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If You Learn that Someone Has Sued You in Court, How Should You Respond?

Posted by M. Margaret Gonsalves-Sabola | Feb 05, 2019 | 0 Comments

If you learn that someone has sued you in court, you may have only a brief time to respond. You will need to prepare legal documents and probably engage a lawyer, all within a matter of days of being served with the legal documents.

  1. When Does the Court Action Begin?

When someone with a legal claim begins an action, he or she has to file documents with the court. The person with a claim, called a “plaintiff” in legal terms, can file a writ of summons, an originating summons, an originating motion or a petition. (Rules of the Supreme Court, O. 5, r. 1.) Most plaintiffs decide to use a writ of summons.

The plaintiff must arrange to have the writ personally served on you. This means that someone delivers a copy of the document to you or your authorized representative in person (not by email, mail, or leaving a copy on your doorstep). If you believe that you have been served with a writ or other legal document announcing a court action, your next step is to enter an appearance in the court action.

  1. Entering an Appearance and Preparing a Defence

You have only 14 days after service of the writ of summons to enter an appearance to the writ action. When you were served with the writ, you may have received a “statement of claim” document as well or the statement of claim may have been indorsed on the writ. The statement of claim details the plaintiff's claim and the loss and damage the plaintiff alleges that he or she has suffered.

Sometimes the plaintiff serves the statement of claim after serving the writ. He or she has 28 days after serving the writ to do so. After the plaintiff serves the statement of claim, the defendant has 14 days to serve a defence on the plaintiff.  A defence is a document listing any defences to the claims the plaintiff makes. If you do not enter an appearance within 14 days of service of the writ or you fail to serve a defence within 14 days of service of the statement of claim, then the plaintiff may seek a default judgment from the court.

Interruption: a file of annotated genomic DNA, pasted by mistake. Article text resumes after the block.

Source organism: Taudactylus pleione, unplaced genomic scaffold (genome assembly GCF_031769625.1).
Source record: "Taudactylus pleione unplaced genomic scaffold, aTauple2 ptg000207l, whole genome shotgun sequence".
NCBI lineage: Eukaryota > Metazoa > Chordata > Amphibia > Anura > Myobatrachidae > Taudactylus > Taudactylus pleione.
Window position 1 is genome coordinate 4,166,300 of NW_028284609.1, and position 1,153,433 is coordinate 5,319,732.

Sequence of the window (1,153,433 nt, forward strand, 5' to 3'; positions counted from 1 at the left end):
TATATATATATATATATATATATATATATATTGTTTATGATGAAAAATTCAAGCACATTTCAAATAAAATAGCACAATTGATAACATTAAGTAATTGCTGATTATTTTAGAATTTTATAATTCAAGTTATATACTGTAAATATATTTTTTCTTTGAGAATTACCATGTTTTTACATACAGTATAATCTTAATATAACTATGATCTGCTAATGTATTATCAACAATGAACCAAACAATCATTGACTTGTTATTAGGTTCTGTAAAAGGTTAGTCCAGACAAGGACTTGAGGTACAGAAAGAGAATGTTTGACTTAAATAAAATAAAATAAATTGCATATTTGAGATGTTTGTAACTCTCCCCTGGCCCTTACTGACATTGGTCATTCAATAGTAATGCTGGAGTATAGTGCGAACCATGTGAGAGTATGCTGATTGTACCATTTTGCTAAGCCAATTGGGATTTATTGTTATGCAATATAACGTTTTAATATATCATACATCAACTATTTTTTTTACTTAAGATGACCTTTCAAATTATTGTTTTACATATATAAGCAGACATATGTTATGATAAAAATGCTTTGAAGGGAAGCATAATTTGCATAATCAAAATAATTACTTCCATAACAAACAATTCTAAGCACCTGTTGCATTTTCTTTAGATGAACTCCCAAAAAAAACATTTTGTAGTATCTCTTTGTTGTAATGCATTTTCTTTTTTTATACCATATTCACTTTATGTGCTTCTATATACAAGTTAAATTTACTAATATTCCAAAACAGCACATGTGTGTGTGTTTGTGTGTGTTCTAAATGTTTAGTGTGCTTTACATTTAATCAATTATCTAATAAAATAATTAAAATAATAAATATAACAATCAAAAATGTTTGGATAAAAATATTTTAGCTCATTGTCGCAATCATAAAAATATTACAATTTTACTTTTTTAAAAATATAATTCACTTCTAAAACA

1. Why You Need a Lawyer

A default judgment is very serious. When the plaintiff seeks one, he or she can tell the court that you failed to appear in the case and ask for the court to enter judgment against you. If the court says yes, you could face the enforcement of the judgment against your bank accounts or other assets as a result of ignoring the court action. Since time is short, it is a good idea to contact a lawyer as soon as you receive service of a writ.

To find out more about responding to lawsuits in The Bahamas, visit Gonsalves-Sabola Chambers online or call the office at +1 242 326 6400.

About the Author

M. Margaret Gonsalves-Sabola

M. Margaret Gonsalves-Sabola is a civil and commercial litigation attorney and an accredited civil and commercial mediator. Margaret has over 21 years' experience in legal practice in the United Kingdom, Jamaica and The Bahamas.


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